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Thursday, 9 June 2016

Atkins, ketones, methylglyoxal and cancer


What you lose on the swings you make up for on the roundabouts.



Recently this study enjoyed a bit a revival as it was used in a presentation at a DAA meet. I'm not sure of the exact context but the Dietitians Association of Australia has been outstandingly fossilised in its attitude to low carb diets.

Ann N Y Acad Sci. 2005 Jun;1043:201-10.

Ketosis leads to increased methylglyoxal production on the Atkins diet.
Beisswenger BG, Delucia EM, Lapoint N, Sanford RJ, Beisswenger PJ.

Abstract
In the popular and widely used Atkins diet, the body burns fat as its main fuel. This process produces ketosis and hence increased levels of beta-hydroxybutyrate (BOB) acetoacetate (AcAc) and its by-products acetone and acetol. These products are potential precursors of the glycotoxin methylglyoxal. Since methylglyoxal and its byproducts are recognized as a significant cause of blood vessel and tissue damage, we measured methylglyoxal, acetone, and acetol in subjects on the Atkins diet. We found that by 14-28 days, methylghyoxal levels rose 1.67-fold (P = 0.039) and acetol and acetone levels increased 2.7- and 6.12-fold, respectively (P = 0.012 and 0.028). Samples from subjects with ketosis showed even greater increases in methylglyoxal (2.12-fold), as well as acetol and acetone, which increased 4.19- and 7.9-fold, respectively; while no changes were seen in samples from noncompliant, nonketotic subjects. The increase in methylglyoxal implies that potential tissue and vascular damage can occur on the Atkins diet and should be considered when choosing a weight-loss program.

Glycation is the major cause of neurological, optic, tissue and vascular damage in diabetes. Glucose, fructose, and methylglyoxal are precursors of advanced glycation endproducts (AGEs). Glycation of proteins creates free-radical generating hotspots. Amongst other things, almost all bad, this does at least serve the function of keeping further excess substrate out of cells.

"Glycation has the potential to alter the biological structure and function of the serum albumin protein. Once it is glycated, it is less efficient for carrying long chain fatty acid.

In experimental model of adipocyte cell lines, albumin-derived AGE has been shown to trigger the generation of intracellular reactive oxygen species leading to an inhibition of glucose uptake."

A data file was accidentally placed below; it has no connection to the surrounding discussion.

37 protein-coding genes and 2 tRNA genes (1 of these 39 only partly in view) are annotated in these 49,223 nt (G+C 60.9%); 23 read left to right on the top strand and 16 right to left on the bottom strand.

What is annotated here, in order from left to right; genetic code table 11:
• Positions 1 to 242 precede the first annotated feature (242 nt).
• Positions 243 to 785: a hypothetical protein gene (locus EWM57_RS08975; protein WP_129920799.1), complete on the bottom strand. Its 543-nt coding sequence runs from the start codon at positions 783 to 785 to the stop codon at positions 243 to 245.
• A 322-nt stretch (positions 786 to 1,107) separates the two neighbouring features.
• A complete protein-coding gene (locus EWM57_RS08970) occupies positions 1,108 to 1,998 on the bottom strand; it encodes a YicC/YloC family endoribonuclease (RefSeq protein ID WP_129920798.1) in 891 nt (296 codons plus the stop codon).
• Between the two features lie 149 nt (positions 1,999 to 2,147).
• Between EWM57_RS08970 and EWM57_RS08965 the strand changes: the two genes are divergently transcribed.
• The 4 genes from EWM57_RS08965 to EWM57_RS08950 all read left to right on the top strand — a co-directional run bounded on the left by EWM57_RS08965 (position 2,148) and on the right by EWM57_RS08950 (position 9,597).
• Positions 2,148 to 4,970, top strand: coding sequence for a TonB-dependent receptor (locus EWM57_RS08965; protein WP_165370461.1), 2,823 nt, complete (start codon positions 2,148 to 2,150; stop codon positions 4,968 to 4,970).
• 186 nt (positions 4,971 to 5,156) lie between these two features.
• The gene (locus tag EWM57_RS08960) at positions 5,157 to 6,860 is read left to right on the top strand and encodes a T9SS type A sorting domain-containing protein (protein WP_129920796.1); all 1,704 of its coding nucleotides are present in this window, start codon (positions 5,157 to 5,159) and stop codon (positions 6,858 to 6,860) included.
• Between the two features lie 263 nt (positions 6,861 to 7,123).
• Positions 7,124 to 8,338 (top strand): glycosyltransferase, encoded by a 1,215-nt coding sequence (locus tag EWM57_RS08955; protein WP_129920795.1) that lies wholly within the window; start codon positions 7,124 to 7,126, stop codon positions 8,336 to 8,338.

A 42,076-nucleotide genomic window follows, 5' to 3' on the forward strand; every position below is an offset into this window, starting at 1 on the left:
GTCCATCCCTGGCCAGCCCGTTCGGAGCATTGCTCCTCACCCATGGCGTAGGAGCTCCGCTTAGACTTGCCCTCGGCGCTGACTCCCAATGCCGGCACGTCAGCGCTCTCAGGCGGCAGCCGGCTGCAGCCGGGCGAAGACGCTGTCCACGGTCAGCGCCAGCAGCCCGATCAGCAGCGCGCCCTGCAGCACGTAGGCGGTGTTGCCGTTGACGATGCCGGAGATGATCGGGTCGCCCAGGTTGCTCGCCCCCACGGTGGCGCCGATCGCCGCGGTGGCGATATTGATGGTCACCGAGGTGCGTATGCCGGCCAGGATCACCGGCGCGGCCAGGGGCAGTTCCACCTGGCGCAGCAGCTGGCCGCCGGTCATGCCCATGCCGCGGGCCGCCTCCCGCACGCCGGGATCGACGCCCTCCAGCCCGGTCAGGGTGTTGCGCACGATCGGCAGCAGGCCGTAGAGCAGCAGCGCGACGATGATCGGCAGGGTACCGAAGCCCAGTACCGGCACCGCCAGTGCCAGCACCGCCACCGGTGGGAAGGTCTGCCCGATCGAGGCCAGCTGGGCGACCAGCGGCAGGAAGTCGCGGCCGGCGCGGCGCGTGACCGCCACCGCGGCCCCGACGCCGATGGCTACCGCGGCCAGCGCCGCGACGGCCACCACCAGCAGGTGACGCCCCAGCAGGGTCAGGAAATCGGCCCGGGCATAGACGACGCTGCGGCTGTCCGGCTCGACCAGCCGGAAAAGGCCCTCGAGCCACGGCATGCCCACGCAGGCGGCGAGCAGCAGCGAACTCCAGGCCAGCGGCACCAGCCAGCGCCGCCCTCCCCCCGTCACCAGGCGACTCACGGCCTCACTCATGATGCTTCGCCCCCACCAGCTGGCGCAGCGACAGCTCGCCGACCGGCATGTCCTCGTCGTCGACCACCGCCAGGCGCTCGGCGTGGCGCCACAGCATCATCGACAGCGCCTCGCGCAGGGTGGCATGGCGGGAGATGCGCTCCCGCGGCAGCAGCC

http://www.ncbi.nlm.nih.gov/pmc/articles/PMC3951818/
Chris Masterjohn has written at length about methylglyoxal pathways here. Suffice to say that there are pathways to clear methylglyoxal, and that the effects of glycation, shown by elevated HbA1c, neuropathy, and microvascular complications have never so far as I know been reported in persons on ketogenic diets. That is, HbA1c in type 2 diabetics drops sharply on a ketogenic diet, but can rise in non-diabetics, though only within the normal range.



One reason for thinking that ketogenic diets are healthy is the Warburg effect. Otto Warburg won the Nobel Prize in 1931 for "discovery of the nature and mode of action of the respiratory enzyme". In 1924 he postulated the Warburg theory of cancer, which (according to Wikipedia) "postulates that the driver of tumorigenesis is an insufficient cellular respiration caused by insult to mitochondria. The term Warburg effect describes the observation that cancer cells, and many cells grown in-vitro, exhibit glucose fermentation even when enough oxygen is present to properly respire. In other words, instead of fully respiring in the presence of adequate oxygen, cancer cells ferment. The Warburg hypothesis was that the Warburg effect was the root cause of cancer. The current popular opinion is that cancer cells ferment glucose while keeping up the same level of respiration that was present before the process of carcinogenesis, and thus the Warburg effect would be defined as the observation that cancer cells exhibit glycolysis with lactate secretion and mitochondrial respiration even in the presence of oxygen."